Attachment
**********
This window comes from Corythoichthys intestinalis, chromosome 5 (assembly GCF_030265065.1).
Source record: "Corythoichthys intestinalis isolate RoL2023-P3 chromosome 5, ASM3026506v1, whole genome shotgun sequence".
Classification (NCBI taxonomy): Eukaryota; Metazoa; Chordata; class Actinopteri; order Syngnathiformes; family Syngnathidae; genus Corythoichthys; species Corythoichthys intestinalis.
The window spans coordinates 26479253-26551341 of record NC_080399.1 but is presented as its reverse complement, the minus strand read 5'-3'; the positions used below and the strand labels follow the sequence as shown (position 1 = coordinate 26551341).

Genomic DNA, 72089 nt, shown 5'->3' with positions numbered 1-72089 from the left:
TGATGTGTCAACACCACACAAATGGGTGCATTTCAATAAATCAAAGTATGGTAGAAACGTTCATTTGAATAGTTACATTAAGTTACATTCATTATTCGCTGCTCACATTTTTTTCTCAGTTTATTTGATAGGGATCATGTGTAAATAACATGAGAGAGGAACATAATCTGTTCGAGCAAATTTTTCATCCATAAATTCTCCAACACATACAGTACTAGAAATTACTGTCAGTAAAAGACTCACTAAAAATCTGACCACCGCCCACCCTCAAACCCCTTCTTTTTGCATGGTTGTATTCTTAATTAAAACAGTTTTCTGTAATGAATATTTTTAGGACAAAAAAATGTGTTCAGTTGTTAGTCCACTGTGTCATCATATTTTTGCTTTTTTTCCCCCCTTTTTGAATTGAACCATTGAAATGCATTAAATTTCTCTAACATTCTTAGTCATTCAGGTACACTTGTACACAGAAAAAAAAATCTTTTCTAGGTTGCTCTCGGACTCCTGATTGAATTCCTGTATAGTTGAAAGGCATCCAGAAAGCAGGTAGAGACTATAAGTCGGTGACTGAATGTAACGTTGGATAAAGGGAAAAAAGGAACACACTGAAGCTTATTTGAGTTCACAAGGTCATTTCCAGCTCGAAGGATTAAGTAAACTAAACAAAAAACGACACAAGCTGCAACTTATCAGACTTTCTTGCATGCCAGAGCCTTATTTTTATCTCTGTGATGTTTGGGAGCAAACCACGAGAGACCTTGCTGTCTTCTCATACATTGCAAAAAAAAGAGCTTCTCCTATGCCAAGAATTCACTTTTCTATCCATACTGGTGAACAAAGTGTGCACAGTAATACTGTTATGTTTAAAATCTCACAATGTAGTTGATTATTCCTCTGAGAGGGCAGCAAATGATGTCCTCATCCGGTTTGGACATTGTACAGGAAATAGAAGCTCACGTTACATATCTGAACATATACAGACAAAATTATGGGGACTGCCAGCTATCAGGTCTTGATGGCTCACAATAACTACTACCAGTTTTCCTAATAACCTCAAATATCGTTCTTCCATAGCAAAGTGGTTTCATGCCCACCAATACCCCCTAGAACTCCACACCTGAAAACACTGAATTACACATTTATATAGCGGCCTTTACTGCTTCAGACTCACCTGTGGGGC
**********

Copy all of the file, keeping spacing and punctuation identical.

This window comes from Corythoichthys intestinalis, chromosome 5 (assembly GCF_030265065.1).
Source record: "Corythoichthys intestinalis isolate RoL2023-P3 chromosome 5, ASM3026506v1, whole genome shotgun sequence".
Classification (NCBI taxonomy): Eukaryota; Metazoa; Chordata; class Actinopteri; order Syngnathiformes; family Syngnathidae; genus Corythoichthys; species Corythoichthys intestinalis.
The window spans coordinates 26479253-26551341 of record NC_080399.1 but is presented as its reverse complement, the minus strand read 5'-3'; the positions used below and the strand labels follow the sequence as shown (position 1 = coordinate 26551341).

Genomic DNA, 72089 nt, shown 5'->3' with positions numbered 1-72089 from the left:
TGATGTGTCAACACCACACAAATGGGTGCATTTCAATAAATCAAAGTATGGTAGAAACGTTCATTTGAATAGTTACATTAAGTTACATTCATTATTCGCTGCTCACATTTTTTTCTCAGTTTATTTGATAGGGATCATGTGTAAATAACATGAGAGAGGAACATAATCTGTTCGAGCAAATTTTTCATCCATAAATTCTCCAACACATACAGTACTAGAAATTACTGTCAGTAAAAGACTCACTAAAAATCTGACCACCGCCCACCCTCAAACCCCTTCTTTTTGCATGGTTGTATTCTTAATTAAAACAGTTTTCTGTAATGAATATTTTTAGGACAAAAAAATGTGTTCAGTTGTTAGTCCACTGTGTCATCATATTTTTGCTTTTTTTCCCCCCTTTTTGAATTGAACCATTGAAATGCATTAAATTTCTCTAACATTCTTAGTCATTCAGGTACACTTGTACACAGAAAAAAAAATCTTTTCTAGGTTGCTCTCGGACTCCTGATTGAATTCCTGTATAGTTGAAAGGCATCCAGAAAGCAGGTAGAGACTATAAGTCGGTGACTGAATGTAACGTTGGATAAAGGGAAAAAAGGAACACACTGAAGCTTATTTGAGTTCACAAGGTCATTTCCAGCTCGAAGGATTAAGTAAACTAAACAAAAAACGACACAAGCTGCAACTTATCAGACTTTCTTGCATGCCAGAGCCTTATTTTTATCTCTGTGATGTTTGGGAGCAAACCACGAGAGACCTTGCTGTCTTCTCATACATTGCAAAAAAAAGAGCTTCTCCTATGCCAAGAATTCACTTTTCTATCCATACTGGTGAACAAAGTGTGCACAGTAATACTGTTATGTTTAAAATCTCACAATGTAGTTGATTATTCCTCTGAGAGGGCAGCAAATGATGTCCTCATCCGGTTTGGACATTGTACAGGAAATAGAAGCTCACGTTACATATCTGAACATATACAGACAAAATTATGGGGACTGCCAGCTATCAGGTCTTGATGGCTCACAATAACTACTACCAGTTTTCCTAATAACCTCAAATATCGTTCTTCCATAGCAAAGTGGTTTCATGCCCACCAATACCCCCTAGAACTCCACACCTGAAAACACTGAATTACACATTTATATAGCGGCCTTTACTGCTTCAGACTCACCTGTGGGGC